As the long-term part suggests, the coverage stays with you over a period of time, from the moment you become disabled due to accident, injury or illness and unable to work or go to school, until recovery or retirement. Long-term-disability insurance plans can last over a period of two years, or two decades. It’s an important safety net for someone who can no longer provide for themselves financially like they once could while working, but by receiving a monthly benefit tied into a percentage of what was earned on their last job before becoming disabled, they are able to be sustained as they once were.
As much coverage as a typical insurance policy provides, it is indeed with limitations. That’s where umbrella insurance comes in. Umbrella insurance is a type of personal liability insurance that covers claims that exceed the basic homeowners and auto insurance coverage amounts. Umbrella insurance policies are especially ideal for those insurers with higher asset levels looking to protect themselves from costly liability claims. A solid way to determine if umbrella insurance is right for you is if you’ve calculated the value of your assets to exceed your auto or home liability insurance limits, then umbrella insurance may be right for you.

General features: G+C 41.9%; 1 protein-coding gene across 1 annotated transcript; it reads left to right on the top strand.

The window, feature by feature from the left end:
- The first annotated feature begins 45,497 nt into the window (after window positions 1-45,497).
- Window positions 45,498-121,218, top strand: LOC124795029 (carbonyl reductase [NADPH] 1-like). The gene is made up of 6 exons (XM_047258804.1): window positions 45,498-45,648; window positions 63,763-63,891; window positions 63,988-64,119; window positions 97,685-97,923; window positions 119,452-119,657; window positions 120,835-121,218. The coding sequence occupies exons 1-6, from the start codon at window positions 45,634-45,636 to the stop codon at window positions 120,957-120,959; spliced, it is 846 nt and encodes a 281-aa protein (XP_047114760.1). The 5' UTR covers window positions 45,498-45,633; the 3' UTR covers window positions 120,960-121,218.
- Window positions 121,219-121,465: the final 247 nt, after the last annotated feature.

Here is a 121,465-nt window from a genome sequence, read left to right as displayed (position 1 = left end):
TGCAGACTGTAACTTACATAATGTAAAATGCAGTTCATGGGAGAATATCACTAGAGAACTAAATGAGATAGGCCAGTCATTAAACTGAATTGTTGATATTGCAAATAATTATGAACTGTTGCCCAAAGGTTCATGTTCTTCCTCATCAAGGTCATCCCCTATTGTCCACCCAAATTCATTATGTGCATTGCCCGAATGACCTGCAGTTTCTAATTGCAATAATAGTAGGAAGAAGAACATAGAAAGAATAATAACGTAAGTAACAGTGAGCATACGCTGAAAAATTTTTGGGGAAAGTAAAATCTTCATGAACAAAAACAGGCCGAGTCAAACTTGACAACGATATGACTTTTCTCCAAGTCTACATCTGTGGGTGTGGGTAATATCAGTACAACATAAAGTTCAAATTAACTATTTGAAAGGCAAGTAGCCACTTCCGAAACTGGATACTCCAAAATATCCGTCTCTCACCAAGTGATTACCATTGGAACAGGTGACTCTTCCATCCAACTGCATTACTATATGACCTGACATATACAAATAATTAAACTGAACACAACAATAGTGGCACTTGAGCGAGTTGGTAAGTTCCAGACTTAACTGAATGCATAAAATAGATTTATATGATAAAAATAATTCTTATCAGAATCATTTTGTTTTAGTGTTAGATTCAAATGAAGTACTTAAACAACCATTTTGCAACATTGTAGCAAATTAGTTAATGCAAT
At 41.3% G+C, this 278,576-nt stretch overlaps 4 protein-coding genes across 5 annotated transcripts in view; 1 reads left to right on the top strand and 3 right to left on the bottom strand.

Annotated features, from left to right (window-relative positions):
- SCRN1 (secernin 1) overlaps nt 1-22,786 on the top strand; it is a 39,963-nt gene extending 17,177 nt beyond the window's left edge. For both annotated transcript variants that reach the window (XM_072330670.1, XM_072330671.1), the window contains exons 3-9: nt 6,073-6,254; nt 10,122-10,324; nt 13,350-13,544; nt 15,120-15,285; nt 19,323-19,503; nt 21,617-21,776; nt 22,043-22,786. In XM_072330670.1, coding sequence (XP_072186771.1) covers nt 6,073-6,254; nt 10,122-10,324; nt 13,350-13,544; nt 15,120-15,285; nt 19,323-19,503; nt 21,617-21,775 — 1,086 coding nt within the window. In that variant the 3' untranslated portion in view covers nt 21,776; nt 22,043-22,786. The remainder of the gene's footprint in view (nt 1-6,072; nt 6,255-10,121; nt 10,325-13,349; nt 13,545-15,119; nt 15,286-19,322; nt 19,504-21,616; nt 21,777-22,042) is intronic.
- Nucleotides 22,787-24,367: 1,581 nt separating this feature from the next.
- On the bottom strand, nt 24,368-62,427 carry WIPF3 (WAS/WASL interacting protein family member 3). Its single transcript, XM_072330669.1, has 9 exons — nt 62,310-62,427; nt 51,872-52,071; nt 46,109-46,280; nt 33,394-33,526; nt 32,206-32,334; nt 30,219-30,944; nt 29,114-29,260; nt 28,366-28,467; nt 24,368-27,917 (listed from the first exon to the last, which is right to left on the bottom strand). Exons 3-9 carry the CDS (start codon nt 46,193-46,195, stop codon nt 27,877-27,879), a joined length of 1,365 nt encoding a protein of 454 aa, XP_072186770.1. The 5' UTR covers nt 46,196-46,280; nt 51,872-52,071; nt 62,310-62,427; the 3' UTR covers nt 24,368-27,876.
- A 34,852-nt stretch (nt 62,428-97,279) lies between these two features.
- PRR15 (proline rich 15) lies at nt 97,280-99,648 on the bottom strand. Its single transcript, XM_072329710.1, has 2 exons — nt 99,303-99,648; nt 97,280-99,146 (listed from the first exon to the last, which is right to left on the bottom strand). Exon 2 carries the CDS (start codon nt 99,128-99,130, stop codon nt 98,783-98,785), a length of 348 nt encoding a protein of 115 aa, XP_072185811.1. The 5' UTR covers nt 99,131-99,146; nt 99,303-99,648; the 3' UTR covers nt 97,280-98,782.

Insurance Coverage You Need as a College Student
As a student in college, there aren’t many things you need to worry about apart from your day-to-day hustle and school bustle. And being insured is better than finding yourself in an unprecedented rut your parents won’t make themselves responsible for on their own. That’s why having certain insurance coverage types benefit you greatly, making it worth your while to add alongside your flourishing list of responsibilities. Here are the types of insurance you need:
- Health Insurance – While away in school, the last thing you need is to “ride out” a bad cold or 48-hour bug that leaves you vulnerable to getting much worse before getting better, and to missing out on the time-sensitive things that matter to you the most. When you have health coverage, you may be able to get those prescription drugs instantly or to see your physician in a heartbeat.
- Car Insurance – Driving while in college is nothing short of a victory, and you deserve to enjoy it without worry. Having car insurance is a stress-reliever when you suspect that your parents are peering out from around every corner just to make sure there isn’t any scratch or dent on your car that they’ll have to pay out-of-pocket for.